by Lance Fortnow
We don't often present books that are aimed at more of the mass market in our reading lists, but this title is an entertaining discussion of the
NP problem. If your path to programming did not take you through computer science, the problem might appear obscure: How do you find the solution to a problem that allows many, many solutions and know it to be optimal. The canonical example is the traveling salesman problem: Given a journey that requires, say, stops at 30 customers, what is the shortest route to take? These problems, which involve examining more possibilities than the fastest computer could solve in centuries, are the
NP group. The central question is whether there is some as yet unknown solution to them that will allow them to be approached and solved in shorter time frames as we do with other, conventional (
Fortnow explains (in non-technical terms) how very different technology would be if it can be shown that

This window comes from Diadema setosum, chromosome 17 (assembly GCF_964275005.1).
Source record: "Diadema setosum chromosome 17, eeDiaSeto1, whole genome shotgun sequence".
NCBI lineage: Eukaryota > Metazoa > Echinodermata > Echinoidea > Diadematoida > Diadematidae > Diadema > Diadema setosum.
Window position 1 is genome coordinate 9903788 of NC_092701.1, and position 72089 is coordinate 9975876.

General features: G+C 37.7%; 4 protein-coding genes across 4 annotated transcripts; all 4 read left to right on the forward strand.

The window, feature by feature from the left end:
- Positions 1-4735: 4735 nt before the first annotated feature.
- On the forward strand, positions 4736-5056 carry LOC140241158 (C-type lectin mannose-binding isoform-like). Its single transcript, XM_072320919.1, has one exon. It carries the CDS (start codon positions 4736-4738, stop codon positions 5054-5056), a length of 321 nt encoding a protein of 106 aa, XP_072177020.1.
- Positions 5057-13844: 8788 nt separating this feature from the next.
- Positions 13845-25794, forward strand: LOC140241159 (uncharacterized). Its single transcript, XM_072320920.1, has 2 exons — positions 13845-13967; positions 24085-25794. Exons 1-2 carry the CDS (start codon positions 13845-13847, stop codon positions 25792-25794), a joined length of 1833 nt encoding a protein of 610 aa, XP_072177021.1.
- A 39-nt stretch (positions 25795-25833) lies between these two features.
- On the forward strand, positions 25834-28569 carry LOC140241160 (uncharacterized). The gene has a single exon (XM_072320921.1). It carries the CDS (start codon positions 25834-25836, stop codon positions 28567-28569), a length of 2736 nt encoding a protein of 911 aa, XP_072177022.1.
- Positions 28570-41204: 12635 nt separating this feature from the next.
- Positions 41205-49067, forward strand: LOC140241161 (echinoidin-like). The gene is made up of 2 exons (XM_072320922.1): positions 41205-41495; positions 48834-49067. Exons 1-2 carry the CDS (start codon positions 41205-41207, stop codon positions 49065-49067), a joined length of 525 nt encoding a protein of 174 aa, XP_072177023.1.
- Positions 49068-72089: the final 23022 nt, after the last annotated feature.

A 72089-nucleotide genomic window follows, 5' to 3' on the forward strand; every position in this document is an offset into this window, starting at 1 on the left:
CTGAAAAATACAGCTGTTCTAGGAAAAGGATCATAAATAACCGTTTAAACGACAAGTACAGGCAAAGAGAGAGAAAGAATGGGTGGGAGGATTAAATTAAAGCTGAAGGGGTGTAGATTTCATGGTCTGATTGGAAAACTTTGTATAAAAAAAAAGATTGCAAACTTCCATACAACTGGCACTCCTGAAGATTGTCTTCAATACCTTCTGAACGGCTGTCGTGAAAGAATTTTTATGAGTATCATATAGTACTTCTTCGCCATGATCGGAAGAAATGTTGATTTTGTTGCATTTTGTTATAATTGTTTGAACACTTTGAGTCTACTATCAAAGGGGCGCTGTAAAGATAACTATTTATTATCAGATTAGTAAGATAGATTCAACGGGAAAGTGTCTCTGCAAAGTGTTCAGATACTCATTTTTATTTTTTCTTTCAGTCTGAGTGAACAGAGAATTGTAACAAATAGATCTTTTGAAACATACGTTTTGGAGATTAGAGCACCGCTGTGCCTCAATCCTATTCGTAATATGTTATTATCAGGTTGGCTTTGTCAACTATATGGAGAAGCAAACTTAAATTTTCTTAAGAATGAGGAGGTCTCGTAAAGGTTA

P = NP, meaning that all
NP problems are tractable within a reasonable time period. He demonstrates that even if
P != NP, related problems can be solved with "good enough" solutions. To wit, GPS systems will often find the shortest routes between two points. He also points out that the intractability of
NP problems is what allows us to do many forms of encryption. Finally, he gives an overview of the various research paths into the problem.
The book is an easy read and, to a technical eye, will seem longer than necessary. It also has some embarrassingly sloppy moments ("…a typical laptop can process about a trillion operations a second…"), but, in the main, it presents the problem and possible solutions clearly and entertainingly. It's good, light, vacation reading.